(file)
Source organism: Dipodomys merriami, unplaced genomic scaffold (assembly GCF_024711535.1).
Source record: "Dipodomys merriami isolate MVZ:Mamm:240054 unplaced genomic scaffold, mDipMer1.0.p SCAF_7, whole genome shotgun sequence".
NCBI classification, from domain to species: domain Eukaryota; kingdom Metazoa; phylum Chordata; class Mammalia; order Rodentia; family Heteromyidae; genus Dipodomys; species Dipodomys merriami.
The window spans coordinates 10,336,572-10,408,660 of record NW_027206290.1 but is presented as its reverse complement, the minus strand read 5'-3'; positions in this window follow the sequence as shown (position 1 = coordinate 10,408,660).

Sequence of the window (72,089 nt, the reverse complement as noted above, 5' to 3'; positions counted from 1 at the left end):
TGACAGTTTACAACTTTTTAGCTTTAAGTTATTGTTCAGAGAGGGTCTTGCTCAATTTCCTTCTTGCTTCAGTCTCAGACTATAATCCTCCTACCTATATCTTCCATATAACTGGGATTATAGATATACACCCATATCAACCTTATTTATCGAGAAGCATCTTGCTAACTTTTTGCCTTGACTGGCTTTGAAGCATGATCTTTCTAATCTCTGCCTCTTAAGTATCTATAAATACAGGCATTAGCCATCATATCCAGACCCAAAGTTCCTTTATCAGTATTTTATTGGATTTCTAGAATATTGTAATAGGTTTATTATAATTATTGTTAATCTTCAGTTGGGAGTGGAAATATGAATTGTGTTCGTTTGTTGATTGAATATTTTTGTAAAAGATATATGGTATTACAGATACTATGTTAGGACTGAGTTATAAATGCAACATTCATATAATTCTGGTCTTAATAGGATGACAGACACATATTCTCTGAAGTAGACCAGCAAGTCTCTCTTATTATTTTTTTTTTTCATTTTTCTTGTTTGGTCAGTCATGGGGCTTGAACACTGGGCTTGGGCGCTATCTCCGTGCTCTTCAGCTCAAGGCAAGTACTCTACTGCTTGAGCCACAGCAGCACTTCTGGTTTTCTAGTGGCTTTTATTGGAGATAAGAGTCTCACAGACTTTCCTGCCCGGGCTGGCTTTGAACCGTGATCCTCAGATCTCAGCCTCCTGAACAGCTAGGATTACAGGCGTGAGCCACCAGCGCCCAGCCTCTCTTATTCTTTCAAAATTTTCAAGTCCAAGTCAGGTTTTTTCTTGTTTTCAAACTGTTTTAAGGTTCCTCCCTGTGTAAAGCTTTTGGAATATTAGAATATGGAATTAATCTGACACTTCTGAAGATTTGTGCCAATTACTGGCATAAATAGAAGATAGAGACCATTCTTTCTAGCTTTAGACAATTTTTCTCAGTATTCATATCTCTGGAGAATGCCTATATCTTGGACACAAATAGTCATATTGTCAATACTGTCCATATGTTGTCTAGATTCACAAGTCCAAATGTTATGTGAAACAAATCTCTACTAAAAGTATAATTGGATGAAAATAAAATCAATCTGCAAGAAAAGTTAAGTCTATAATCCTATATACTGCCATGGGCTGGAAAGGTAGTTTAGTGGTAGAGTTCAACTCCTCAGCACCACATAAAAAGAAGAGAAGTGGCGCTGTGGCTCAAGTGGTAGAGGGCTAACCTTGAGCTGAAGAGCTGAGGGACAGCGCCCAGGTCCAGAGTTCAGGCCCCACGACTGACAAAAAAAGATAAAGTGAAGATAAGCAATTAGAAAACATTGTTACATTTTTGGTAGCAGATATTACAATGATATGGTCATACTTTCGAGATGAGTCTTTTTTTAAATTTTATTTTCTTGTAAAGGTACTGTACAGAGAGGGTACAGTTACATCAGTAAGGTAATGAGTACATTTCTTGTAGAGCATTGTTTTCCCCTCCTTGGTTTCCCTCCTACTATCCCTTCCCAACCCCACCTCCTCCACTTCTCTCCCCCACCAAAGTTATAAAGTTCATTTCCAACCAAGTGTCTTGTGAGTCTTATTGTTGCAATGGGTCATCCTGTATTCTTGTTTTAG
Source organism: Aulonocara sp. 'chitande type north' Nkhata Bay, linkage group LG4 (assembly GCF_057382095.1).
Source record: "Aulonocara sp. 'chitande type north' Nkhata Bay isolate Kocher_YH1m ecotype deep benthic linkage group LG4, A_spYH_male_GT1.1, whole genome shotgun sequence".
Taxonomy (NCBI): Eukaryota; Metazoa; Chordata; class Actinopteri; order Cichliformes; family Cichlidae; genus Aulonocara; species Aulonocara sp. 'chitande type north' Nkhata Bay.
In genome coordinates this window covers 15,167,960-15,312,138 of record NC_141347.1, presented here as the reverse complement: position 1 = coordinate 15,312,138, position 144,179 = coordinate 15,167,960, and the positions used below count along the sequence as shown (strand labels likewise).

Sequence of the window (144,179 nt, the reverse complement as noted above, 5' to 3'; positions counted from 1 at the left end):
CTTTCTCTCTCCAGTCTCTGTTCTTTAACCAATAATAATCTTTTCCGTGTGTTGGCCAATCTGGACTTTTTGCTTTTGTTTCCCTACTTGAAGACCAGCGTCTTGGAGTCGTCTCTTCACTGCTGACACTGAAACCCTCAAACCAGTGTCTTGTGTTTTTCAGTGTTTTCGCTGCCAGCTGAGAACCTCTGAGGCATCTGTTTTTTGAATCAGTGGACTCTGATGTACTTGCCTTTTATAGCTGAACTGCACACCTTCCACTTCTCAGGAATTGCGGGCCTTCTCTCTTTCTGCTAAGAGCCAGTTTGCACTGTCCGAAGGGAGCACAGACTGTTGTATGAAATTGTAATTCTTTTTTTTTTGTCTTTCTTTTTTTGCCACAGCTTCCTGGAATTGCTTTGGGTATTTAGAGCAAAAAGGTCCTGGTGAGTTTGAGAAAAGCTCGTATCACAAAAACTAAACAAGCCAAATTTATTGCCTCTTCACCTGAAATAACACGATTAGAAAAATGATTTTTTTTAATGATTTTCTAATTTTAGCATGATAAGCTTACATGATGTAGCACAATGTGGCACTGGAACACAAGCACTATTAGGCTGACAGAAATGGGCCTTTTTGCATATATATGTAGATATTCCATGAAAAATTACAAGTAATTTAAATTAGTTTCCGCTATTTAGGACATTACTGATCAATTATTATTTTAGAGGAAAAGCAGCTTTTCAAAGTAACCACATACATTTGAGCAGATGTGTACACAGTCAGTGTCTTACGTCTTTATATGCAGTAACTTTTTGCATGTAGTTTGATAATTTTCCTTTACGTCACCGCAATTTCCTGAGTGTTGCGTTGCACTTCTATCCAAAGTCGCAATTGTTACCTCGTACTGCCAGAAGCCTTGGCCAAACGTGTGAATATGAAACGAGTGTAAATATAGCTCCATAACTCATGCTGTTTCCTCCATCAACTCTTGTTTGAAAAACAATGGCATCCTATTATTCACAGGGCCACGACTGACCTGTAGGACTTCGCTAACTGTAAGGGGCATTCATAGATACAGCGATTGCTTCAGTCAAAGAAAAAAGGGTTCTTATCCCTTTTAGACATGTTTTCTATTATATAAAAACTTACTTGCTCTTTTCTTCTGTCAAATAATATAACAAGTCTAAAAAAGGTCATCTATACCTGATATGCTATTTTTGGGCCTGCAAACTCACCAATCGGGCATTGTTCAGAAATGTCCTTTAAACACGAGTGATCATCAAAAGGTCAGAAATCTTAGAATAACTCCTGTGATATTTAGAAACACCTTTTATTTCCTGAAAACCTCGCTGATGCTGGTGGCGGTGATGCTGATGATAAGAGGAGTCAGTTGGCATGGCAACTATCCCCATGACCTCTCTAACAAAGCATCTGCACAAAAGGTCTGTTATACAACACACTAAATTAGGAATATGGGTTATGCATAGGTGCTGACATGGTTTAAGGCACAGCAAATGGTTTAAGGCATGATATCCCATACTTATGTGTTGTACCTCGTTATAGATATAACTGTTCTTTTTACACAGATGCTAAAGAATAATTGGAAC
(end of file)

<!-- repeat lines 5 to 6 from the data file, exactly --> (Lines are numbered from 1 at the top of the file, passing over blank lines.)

Sequence of the window (72,089 nt, the reverse complement as noted above, 5' to 3'; positions counted from 1 at the left end):
TGACAGTTTACAACTTTTTAGCTTTAAGTTATTGTTCAGAGAGGGTCTTGCTCAATTTCCTTCTTGCTTCAGTCTCAGACTATAATCCTCCTACCTATATCTTCCATATAACTGGGATTATAGATATACACCCATATCAACCTTATTTATCGAGAAGCATCTTGCTAACTTTTTGCCTTGACTGGCTTTGAAGCATGATCTTTCTAATCTCTGCCTCTTAAGTATCTATAAATACAGGCATTAGCCATCATATCCAGACCCAAAGTTCCTTTATCAGTATTTTATTGGATTTCTAGAATATTGTAATAGGTTTATTATAATTATTGTTAATCTTCAGTTGGGAGTGGAAATATGAATTGTGTTCGTTTGTTGATTGAATATTTTTGTAAAAGATATATGGTATTACAGATACTATGTTAGGACTGAGTTATAAATGCAACATTCATATAATTCTGGTCTTAATAGGATGACAGACACATATTCTCTGAAGTAGACCAGCAAGTCTCTCTTATTATTTTTTTTTTTCATTTTTCTTGTTTGGTCAGTCATGGGGCTTGAACACTGGGCTTGGGCGCTATCTCCGTGCTCTTCAGCTCAAGGCAAGTACTCTACTGCTTGAGCCACAGCAGCACTTCTGGTTTTCTAGTGGCTTTTATTGGAGATAAGAGTCTCACAGACTTTCCTGCCCGGGCTGGCTTTGAACCGTGATCCTCAGATCTCAGCCTCCTGAACAGCTAGGATTACAGGCGTGAGCCACCAGCGCCCAGCCTCTCTTATTCTTTCAAAATTTTCAAGTCCAAGTCAGGTTTTTTCTTGTTTTCAAACTGTTTTAAGGTTCCTCCCTGTGTAAAGCTTTTGGAATATTAGAATATGGAATTAATCTGACACTTCTGAAGATTTGTGCCAATTACTGGCATAAATAGAAGATAGAGACCATTCTTTCTAGCTTTAGACAATTTTTCTCAGTATTCATATCTCTGGAGAATGCCTATATCTTGGACACAAATAGTCATATTGTCAATACTGTCCATATGTTGTCTAGATTCACAAGTCCAAATGTTATGTGAAACAAATCTCTACTAAAAGTATAATTGGATGAAAATAAAATCAATCTGCAAGAAAAGTTAAGTCTATAATCCTATATACTGCCATGGGCTGGAAAGGTAGTTTAGTGGTAGAGTTCAACTCCTCAGCACCACATAAAAAGAAGAGAAGTGGCGCTGTGGCTCAAGTGGTAGAGGGCTAACCTTGAGCTGAAGAGCTGAGGGACAGCGCCCAGGTCCAGAGTTCAGGCCCCACGACTGACAAAAAAAGATAAAGTGAAGATAAGCAATTAGAAAACATTGTTACATTTTTGGTAGCAGATATTACAATGATATGGTCATACTTTCGAGATGAGTCTTTTTTTAAATTTTATTTTCTTGTAAAGGTACTGTACAGAGAGGGTACAGTTACATCAGTAAGGTAATGAGTACATTTCTTGTAGAGCATTGTTTTCCCCTCCTTGGTTTCCCTCCTACTATCCCTTCCCAACCCCACCTCCTCCACTTCTCTCCCCCACCAAAGTTATAAAGTTCATTTCCAACCAAGTGTCTTGTGAGTCTTATTGTTGCAATGGGTCATCCTGTATTCTTGTTTTAG